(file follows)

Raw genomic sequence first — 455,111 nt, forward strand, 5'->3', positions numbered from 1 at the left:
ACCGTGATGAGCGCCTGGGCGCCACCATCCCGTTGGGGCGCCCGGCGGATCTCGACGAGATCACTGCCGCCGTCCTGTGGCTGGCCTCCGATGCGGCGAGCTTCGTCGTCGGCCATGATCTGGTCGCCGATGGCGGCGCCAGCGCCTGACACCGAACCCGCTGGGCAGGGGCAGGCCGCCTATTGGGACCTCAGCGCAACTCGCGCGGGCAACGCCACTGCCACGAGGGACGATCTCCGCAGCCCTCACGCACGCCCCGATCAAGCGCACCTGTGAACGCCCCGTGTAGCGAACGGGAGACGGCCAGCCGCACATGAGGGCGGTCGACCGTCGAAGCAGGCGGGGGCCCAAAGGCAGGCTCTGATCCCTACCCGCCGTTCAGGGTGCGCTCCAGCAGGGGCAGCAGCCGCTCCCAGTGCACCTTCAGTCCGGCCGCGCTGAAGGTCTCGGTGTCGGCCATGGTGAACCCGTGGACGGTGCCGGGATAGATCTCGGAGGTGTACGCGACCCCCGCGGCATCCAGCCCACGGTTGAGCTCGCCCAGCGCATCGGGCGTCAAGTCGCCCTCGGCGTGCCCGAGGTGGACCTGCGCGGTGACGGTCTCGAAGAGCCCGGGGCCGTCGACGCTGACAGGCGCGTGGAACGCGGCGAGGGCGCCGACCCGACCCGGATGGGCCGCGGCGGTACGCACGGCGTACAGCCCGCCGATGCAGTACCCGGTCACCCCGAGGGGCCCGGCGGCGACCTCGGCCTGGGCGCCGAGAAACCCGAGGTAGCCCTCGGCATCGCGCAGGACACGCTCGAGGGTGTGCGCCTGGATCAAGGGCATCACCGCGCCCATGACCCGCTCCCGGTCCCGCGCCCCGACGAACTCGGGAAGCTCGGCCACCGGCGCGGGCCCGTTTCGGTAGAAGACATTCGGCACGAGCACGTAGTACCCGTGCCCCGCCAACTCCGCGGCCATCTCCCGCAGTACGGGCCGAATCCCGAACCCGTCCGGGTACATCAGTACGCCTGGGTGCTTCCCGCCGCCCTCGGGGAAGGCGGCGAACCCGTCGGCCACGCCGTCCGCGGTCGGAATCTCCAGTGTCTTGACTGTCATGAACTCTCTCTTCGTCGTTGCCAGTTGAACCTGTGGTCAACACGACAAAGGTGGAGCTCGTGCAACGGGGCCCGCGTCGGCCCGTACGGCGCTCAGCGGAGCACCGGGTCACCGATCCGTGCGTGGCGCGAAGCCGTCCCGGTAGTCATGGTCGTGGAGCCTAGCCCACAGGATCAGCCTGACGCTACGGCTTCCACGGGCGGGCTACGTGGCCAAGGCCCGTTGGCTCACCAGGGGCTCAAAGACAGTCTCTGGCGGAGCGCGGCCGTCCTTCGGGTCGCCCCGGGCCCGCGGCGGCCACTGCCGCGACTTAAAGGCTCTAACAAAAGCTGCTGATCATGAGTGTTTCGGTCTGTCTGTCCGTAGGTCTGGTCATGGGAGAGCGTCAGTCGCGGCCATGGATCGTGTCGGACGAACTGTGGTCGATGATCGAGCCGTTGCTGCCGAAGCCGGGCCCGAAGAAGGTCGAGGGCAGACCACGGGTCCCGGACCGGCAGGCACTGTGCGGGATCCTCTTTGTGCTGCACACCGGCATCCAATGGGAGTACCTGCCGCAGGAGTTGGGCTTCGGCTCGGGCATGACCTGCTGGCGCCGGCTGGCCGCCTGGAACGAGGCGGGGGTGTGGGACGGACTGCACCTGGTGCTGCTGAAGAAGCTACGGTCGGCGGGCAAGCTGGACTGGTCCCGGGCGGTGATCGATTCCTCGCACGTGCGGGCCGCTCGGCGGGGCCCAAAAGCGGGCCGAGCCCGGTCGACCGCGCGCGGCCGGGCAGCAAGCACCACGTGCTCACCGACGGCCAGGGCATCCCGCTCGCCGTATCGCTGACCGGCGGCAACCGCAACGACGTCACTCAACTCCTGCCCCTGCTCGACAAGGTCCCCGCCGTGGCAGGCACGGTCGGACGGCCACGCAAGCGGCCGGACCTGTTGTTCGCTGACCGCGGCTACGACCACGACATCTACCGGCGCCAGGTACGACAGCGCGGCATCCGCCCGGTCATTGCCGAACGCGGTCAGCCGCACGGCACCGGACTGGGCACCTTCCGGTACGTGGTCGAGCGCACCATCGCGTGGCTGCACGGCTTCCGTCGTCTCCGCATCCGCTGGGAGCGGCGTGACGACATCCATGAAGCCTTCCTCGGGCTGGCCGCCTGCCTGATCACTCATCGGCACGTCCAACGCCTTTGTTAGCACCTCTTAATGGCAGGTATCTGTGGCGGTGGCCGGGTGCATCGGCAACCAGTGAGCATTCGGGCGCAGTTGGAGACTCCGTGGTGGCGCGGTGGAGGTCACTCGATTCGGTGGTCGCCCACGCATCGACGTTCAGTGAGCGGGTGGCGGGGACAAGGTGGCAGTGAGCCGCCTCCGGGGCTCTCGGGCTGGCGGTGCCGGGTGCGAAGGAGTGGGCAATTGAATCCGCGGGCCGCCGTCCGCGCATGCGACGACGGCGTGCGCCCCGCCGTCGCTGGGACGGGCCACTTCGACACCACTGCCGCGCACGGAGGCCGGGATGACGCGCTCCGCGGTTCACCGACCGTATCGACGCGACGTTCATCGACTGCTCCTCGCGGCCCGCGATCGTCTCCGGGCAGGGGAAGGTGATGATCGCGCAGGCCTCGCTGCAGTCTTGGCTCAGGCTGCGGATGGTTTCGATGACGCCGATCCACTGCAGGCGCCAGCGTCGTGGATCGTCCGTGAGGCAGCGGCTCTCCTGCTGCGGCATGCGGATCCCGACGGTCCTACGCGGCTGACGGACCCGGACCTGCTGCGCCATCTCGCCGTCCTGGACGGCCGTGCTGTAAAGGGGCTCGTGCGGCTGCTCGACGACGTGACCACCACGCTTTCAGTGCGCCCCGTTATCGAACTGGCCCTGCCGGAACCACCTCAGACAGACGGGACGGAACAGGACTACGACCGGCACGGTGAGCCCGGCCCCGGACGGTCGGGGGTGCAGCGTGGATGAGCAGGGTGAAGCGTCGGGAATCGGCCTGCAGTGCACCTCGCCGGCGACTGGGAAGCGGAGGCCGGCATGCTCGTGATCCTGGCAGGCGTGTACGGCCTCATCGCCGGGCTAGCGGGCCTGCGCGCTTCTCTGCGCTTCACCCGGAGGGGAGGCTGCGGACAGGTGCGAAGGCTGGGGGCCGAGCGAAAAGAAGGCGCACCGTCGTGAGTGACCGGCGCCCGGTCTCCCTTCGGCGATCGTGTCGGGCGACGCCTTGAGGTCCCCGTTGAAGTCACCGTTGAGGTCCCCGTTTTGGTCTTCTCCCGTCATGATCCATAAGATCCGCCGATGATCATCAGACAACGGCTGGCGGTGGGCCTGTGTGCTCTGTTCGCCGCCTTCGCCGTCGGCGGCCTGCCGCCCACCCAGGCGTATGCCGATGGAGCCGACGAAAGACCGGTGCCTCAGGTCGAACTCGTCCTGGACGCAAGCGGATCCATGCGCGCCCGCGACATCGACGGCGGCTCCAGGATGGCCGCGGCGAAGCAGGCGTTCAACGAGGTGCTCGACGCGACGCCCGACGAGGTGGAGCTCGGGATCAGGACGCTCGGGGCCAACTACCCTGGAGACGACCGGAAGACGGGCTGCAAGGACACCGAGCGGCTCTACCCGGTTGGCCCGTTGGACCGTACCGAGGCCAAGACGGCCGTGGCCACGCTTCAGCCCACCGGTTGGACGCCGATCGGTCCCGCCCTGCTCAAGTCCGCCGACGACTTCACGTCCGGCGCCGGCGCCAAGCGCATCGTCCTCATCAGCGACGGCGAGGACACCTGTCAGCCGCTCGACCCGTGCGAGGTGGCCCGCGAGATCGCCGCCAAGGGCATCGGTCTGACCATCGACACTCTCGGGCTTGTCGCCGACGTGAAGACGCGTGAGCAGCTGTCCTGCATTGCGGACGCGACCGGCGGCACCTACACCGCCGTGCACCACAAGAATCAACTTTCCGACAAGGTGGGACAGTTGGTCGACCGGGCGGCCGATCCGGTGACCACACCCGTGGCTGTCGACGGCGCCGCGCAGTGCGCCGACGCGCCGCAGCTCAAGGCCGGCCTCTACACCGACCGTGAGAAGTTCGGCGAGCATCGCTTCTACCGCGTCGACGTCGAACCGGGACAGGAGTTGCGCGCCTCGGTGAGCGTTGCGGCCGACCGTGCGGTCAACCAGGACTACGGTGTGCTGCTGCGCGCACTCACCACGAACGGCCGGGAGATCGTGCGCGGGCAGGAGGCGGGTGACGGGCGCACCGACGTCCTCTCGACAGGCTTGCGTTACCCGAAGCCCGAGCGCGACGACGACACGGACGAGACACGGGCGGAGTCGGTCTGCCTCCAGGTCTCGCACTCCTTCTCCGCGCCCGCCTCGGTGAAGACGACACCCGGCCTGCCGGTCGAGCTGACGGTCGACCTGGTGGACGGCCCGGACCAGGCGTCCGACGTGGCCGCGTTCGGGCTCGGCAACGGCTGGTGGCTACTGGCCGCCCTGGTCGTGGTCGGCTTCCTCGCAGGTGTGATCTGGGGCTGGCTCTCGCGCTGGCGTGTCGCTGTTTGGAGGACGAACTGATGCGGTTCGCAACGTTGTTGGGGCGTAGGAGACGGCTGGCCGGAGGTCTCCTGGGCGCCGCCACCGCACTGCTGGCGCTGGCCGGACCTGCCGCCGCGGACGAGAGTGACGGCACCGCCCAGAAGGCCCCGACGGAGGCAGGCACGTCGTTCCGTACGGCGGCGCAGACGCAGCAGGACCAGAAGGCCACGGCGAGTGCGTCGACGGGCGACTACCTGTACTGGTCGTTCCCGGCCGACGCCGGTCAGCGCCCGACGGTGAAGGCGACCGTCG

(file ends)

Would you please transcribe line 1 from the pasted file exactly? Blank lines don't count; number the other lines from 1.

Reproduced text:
Raw genomic sequence first — 455,111 nt, forward strand, 5'->3', positions numbered from 1 at the left: